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The Important Thing Is not (Always) Winning but Taking Part: Funding Public Goods with Contests

  • Marco Faravelli

    ()

This paper considers a public good game with heterogeneous endowments and incomplete information affected by extreme free-riding. We overcome this problem through the implementation of a contest in which several prizes may be awarded. We identify a monotone equilibrium, in which the contribution is strictly increasing in the endowment. We prove that it is optimal for the social planner to set the last prize equal to zero, but otherwise total expected contribution is invariant to the prize structure. Finally, we show that private provision via a contest Pareto-dominates public provision and is higher than the total contribution raised through a lottery.

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Paper provided by Edinburgh School of Economics, University of Edinburgh in its series ESE Discussion Papers with number 156.

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Length: 19
Date of creation: Apr 2007
Date of revision:
Handle: RePEc:edn:esedps:156
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  1. Lazear, Edward P & Rosen, Sherwin, 1981. "Rank-Order Tournaments as Optimum Labor Contracts," Journal of Political Economy, University of Chicago Press, vol. 89(5), pages 841-64, October.
  2. Barut, Yasar & Kovenock, Dan, 1998. "The symmetric multiple prize all-pay auction with complete information," European Journal of Political Economy, Elsevier, vol. 14(4), pages 627-644, November.
  3. Moldovanu, Benny & Sela, Aner, 1999. "The Optimal Allocation of Prizes in Contests," Sonderforschungsbereich 504 Publications 99-75, Sonderforschungsbereich 504, Universität Mannheim;Sonderforschungsbereich 504, University of Mannheim.
  4. Lucca Corazzini & Marco Faravelli & Lucca Stanca, 2007. "A Prize to Give for: An Experiment on Public Good Funding Mechanisms," ESE Discussion Papers 159, Edinburgh School of Economics, University of Edinburgh.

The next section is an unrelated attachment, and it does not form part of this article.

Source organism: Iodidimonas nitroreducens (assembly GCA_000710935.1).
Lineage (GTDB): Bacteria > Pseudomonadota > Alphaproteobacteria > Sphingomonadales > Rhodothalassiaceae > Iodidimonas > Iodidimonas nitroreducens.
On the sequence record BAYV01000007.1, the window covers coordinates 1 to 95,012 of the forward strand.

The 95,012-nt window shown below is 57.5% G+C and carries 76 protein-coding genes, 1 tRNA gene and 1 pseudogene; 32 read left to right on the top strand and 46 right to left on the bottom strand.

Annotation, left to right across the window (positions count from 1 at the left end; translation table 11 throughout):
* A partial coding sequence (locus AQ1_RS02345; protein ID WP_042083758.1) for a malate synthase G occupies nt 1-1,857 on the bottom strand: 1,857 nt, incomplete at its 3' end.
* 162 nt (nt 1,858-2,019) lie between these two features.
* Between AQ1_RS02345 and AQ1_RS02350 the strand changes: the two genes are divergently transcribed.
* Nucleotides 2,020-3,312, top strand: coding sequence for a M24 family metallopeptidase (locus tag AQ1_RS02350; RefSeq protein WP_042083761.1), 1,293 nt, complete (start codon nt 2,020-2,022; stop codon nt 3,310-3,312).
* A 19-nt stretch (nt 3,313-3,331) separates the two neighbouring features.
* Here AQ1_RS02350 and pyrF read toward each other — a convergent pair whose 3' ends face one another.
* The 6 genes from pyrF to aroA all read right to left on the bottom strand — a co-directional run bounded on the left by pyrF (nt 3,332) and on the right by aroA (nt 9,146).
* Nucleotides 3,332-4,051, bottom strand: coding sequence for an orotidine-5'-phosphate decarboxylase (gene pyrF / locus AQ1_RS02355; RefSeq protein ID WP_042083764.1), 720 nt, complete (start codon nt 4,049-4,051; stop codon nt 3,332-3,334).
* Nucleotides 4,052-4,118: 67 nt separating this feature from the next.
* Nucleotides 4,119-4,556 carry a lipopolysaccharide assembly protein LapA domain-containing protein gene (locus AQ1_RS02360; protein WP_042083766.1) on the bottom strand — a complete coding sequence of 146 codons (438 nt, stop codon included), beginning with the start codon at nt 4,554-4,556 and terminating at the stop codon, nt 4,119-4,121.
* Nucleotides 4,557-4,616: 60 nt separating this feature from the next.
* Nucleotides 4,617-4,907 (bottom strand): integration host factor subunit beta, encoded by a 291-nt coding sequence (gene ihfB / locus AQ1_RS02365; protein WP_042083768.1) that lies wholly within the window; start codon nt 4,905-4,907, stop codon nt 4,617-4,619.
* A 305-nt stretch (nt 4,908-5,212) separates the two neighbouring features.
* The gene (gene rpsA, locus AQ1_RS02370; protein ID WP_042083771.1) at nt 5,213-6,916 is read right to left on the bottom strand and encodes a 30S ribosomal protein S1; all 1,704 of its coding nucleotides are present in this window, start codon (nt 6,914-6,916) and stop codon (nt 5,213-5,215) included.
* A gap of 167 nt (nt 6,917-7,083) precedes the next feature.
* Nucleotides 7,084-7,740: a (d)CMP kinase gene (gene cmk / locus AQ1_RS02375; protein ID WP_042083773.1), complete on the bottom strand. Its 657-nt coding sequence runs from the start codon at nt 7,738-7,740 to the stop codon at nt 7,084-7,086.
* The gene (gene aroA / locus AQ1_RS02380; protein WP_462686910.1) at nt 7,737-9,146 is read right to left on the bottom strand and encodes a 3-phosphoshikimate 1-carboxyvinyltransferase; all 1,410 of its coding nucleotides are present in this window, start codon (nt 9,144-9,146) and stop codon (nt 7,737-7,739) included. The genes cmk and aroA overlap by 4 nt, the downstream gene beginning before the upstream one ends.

5. Henrik Orzen, 2005. "Fundraising through Competition: Evidence from the Lab," Discussion Papers 2005-04, The Centre for Decision Research and Experimental Economics, School of Economics, University of Nottingham.
  6. Kovenock, D. & de Vries, C.G., 1995. "The All-Pay Auction with Complete Information," UFAE and IAE Working Papers 311.95, Unitat de Fonaments de l'Anàlisi Econòmica (UAB) and Institut d'Anàlisi Econòmica (CSIC).
  7. Taylor, Curtis R, 1995. "Digging for Golden Carrots: An Analysis of Research Tournaments," American Economic Review, American Economic Association, vol. 85(4), pages 872-90, September.
  8. Morgan, John & Sefton, Martin, 2000. "Funding Public Goods with Lotteries: Experimental Evidence," Review of Economic Studies, Wiley Blackwell, vol. 67(4), pages 785-810, October.
  9. Baye, Michael R & Kovenock, Dan & de Vries, Casper G, 1993. "Rigging the Lobbying Process: An Application of the All-Pay Auction," American Economic Review, American Economic Association, vol. 83(1), pages 289-94, March.
  10. Ellingsen, T., 1990. "Strategic Buyers and the Social Cost of Monopoly," Papers 05-90, Norwegian School of Economics and Business Administration-.
  11. Bergstrom, Theodore & Blume, Lawrence & Varian, Hal, 1986. "On the private provision of public goods," Journal of Public Economics, Elsevier, vol. 29(1), pages 25-49, February.
  12. Theodore Groves & John Ledyard, 1976. "Optimal Allocation of Public Goods: A Solution to the 'Free Rider Problem'," Discussion Papers 144, Northwestern University, Center for Mathematical Studies in Economics and Management Science.
  13. Andreoni, James, 1988. "Privately provided public goods in a large economy: The limits of altruism," Journal of Public Economics, Elsevier, vol. 35(1), pages 57-73, February.
  14. Richard L. Fullerton & R. Preston McAfee, 1999. "Auctioning Entry into Tournaments," Journal of Political Economy, University of Chicago Press, vol. 107(3), pages 573-605, June.
  15. Broecker, Thorsten, 1990. "Credit-Worthiness Tests and Interbank Competition," Econometrica, Econometric Society, vol. 58(2), pages 429-52, March.
  16. Arthur J.H.C. Schram & Sander Onderstal, 2009. "Bidding To Give: An Experimental Comparison Of Auctions For Charity," International Economic Review, Department of Economics, University of Pennsylvania and Osaka University Institute of Social and Economic Research Association, vol. 50(2), pages 431-457, 05.
  17. Jacob K. Goeree & Emiel Maasland & Sander Onderstal & John L. Turner, 2005. "How (Not) to Raise Money," Journal of Political Economy, University of Chicago Press, vol. 113(4), pages 897-926, August.
  18. Morgan, John, 2000. "Financing Public Goods by Means of Lotteries," Review of Economic Studies, Wiley Blackwell, vol. 67(4), pages 761-84, October.
  19. Arye L. Hillman & John G. Riley, 1987. "Politically Contestable Rents and Transfers," UCLA Economics Working Papers 452, UCLA Department of Economics.
  20. Arye Hillman & Dov Samet, 1987. "Dissipation of contestable rents by small numbers of contenders," Public Choice, Springer, vol. 54(1), pages 63-82, January.
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